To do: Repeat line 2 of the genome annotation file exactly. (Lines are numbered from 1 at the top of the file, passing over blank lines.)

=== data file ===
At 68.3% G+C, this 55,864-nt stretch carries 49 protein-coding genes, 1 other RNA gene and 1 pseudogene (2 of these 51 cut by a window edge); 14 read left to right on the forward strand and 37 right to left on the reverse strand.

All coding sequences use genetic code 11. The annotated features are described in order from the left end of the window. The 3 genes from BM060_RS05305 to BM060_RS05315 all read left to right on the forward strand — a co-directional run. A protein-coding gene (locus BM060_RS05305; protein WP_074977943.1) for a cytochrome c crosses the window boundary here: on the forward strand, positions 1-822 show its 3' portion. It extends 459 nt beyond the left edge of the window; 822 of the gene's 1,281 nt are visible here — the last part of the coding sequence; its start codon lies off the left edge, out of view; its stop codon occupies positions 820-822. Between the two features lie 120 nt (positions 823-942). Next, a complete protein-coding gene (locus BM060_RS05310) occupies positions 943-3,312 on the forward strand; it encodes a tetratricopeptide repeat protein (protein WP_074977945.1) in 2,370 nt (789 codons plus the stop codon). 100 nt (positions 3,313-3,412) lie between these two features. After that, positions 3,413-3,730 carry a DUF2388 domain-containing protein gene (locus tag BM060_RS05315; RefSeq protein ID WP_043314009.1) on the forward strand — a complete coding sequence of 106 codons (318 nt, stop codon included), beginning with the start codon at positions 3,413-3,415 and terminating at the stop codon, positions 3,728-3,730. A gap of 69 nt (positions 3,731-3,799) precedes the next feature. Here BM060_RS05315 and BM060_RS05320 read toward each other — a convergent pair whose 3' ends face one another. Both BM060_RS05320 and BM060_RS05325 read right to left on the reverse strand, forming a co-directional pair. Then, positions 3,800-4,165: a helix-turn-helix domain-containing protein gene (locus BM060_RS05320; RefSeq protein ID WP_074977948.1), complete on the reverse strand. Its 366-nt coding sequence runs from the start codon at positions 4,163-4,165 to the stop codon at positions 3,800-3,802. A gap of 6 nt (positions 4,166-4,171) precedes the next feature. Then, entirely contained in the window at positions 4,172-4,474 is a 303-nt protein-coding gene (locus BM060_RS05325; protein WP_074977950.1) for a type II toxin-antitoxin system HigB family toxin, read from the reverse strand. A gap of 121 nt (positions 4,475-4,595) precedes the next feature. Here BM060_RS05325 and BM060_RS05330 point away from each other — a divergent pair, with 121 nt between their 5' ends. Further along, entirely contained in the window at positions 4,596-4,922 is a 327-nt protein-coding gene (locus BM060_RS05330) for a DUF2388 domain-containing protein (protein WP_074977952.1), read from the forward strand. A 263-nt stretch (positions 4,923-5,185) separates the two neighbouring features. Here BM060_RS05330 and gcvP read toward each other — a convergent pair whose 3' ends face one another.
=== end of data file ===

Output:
All coding sequences use genetic code 11. The annotated features are described in order from the left end of the window. The 3 genes from BM060_RS05305 to BM060_RS05315 all read left to right on the forward strand — a co-directional run. A protein-coding gene (locus BM060_RS05305; protein WP_074977943.1) for a cytochrome c crosses the window boundary here: on the forward strand, positions 1-822 show its 3' portion. It extends 459 nt beyond the left edge of the window; 822 of the gene's 1,281 nt are visible here — the last part of the coding sequence; its start codon lies off the left edge, out of view; its stop codon occupies positions 820-822. Between the two features lie 120 nt (positions 823-942). Next, a complete protein-coding gene (locus BM060_RS05310) occupies positions 943-3,312 on the forward strand; it encodes a tetratricopeptide repeat protein (protein WP_074977945.1) in 2,370 nt (789 codons plus the stop codon). 100 nt (positions 3,313-3,412) lie between these two features. After that, positions 3,413-3,730 carry a DUF2388 domain-containing protein gene (locus tag BM060_RS05315; RefSeq protein ID WP_043314009.1) on the forward strand — a complete coding sequence of 106 codons (318 nt, stop codon included), beginning with the start codon at positions 3,413-3,415 and terminating at the stop codon, positions 3,728-3,730. A gap of 69 nt (positions 3,731-3,799) precedes the next feature. Here BM060_RS05315 and BM060_RS05320 read toward each other — a convergent pair whose 3' ends face one another. Both BM060_RS05320 and BM060_RS05325 read right to left on the reverse strand, forming a co-directional pair. Then, positions 3,800-4,165: a helix-turn-helix domain-containing protein gene (locus BM060_RS05320; RefSeq protein ID WP_074977948.1), complete on the reverse strand. Its 366-nt coding sequence runs from the start codon at positions 4,163-4,165 to the stop codon at positions 3,800-3,802. A gap of 6 nt (positions 4,166-4,171) precedes the next feature. Then, entirely contained in the window at positions 4,172-4,474 is a 303-nt protein-coding gene (locus BM060_RS05325; protein WP_074977950.1) for a type II toxin-antitoxin system HigB family toxin, read from the reverse strand. A gap of 121 nt (positions 4,475-4,595) precedes the next feature. Here BM060_RS05325 and BM060_RS05330 point away from each other — a divergent pair, with 121 nt between their 5' ends. Further along, entirely contained in the window at positions 4,596-4,922 is a 327-nt protein-coding gene (locus BM060_RS05330) for a DUF2388 domain-containing protein (protein WP_074977952.1), read from the forward strand. A 263-nt stretch (positions 4,923-5,185) separates the two neighbouring features. Here BM060_RS05330 and gcvP read toward each other — a convergent pair whose 3' ends face one another.